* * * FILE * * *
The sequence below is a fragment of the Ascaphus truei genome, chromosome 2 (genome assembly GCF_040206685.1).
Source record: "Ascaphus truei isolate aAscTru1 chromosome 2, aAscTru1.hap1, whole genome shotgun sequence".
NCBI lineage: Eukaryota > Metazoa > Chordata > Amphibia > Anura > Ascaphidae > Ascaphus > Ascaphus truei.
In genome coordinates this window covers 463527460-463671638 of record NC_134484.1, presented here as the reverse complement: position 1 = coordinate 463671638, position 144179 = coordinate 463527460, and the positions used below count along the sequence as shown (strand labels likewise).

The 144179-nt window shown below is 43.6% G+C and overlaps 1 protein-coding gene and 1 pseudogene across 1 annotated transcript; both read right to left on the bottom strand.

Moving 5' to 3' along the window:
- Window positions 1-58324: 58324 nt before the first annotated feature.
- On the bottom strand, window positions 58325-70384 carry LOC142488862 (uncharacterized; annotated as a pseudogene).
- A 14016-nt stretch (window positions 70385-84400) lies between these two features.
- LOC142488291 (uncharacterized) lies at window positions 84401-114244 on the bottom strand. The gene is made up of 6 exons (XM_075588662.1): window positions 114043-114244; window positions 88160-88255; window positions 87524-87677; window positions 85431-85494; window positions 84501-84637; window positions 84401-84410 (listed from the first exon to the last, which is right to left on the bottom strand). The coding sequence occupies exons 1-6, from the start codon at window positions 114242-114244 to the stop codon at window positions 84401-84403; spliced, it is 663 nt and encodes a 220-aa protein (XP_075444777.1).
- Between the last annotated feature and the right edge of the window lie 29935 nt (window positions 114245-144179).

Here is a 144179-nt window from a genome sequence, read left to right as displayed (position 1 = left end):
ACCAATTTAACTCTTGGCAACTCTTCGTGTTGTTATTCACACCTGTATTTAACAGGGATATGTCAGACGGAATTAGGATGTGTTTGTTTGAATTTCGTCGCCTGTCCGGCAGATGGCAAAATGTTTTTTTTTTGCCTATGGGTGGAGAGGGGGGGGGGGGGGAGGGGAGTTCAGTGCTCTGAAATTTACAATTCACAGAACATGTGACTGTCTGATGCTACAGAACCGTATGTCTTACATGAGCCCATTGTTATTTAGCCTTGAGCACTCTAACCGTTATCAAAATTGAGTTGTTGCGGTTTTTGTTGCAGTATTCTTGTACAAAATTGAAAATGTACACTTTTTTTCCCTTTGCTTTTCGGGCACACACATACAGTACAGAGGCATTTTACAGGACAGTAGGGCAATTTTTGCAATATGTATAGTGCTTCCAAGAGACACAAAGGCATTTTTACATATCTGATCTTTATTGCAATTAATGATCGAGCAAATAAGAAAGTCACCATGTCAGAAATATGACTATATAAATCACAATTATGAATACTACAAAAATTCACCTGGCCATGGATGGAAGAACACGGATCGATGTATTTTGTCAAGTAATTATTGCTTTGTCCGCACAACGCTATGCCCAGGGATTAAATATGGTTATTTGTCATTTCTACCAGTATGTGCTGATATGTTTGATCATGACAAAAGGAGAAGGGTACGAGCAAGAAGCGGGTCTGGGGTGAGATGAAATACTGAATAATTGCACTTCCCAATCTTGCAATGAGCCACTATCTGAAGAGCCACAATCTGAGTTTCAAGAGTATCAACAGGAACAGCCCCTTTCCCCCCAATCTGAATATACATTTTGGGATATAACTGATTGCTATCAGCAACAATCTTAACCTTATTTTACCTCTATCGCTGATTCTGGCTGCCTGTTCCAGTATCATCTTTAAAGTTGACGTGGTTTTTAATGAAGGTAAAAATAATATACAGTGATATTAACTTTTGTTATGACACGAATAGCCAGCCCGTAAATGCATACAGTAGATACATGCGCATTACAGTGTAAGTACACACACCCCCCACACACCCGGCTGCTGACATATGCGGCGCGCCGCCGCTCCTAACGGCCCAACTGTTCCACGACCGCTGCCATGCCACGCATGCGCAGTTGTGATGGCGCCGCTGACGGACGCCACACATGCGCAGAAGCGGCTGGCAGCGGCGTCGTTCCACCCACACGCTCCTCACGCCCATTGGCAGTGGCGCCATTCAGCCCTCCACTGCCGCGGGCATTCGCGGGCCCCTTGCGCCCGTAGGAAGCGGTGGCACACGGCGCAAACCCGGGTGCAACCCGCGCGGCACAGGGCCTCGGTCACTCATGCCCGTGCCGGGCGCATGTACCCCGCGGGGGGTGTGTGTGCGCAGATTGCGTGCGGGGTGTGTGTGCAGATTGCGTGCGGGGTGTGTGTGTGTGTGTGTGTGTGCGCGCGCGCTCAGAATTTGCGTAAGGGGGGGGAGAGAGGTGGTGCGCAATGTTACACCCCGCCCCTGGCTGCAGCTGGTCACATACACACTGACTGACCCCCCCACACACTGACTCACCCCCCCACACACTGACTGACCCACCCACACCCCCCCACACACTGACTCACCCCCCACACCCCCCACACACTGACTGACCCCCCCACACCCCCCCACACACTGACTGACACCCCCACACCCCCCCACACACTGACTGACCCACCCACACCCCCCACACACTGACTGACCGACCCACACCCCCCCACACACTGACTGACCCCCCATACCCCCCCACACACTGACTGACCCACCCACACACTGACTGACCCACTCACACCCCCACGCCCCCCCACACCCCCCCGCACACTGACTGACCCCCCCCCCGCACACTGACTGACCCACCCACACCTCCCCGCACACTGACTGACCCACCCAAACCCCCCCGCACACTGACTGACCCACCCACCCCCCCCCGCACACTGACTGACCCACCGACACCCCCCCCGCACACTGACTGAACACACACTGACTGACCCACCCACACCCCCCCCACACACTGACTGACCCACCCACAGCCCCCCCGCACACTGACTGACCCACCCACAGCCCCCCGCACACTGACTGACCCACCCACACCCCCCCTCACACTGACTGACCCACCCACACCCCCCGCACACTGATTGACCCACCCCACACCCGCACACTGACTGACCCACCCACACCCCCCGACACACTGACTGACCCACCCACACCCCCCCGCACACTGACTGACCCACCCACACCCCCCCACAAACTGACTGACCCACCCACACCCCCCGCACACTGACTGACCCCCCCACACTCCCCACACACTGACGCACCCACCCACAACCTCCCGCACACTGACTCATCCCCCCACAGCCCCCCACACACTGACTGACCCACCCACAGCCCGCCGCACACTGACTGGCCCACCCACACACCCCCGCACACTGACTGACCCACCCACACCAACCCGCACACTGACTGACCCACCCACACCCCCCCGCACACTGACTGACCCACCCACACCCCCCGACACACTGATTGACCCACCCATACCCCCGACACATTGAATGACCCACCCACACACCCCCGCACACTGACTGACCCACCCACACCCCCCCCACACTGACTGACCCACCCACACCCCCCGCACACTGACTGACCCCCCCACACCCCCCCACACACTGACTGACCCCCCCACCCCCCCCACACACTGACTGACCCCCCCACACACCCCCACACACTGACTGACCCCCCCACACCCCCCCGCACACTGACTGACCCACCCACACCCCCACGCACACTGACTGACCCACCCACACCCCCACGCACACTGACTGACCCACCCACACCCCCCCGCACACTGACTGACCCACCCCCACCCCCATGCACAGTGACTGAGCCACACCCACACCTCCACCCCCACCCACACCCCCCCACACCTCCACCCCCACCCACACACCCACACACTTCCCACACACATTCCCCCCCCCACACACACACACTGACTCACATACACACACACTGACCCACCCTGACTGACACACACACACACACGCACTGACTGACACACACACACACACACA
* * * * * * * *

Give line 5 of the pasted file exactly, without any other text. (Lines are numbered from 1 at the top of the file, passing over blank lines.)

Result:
The 144179-nt window shown below is 43.6% G+C and overlaps 1 protein-coding gene and 1 pseudogene across 1 annotated transcript; both read right to left on the bottom strand.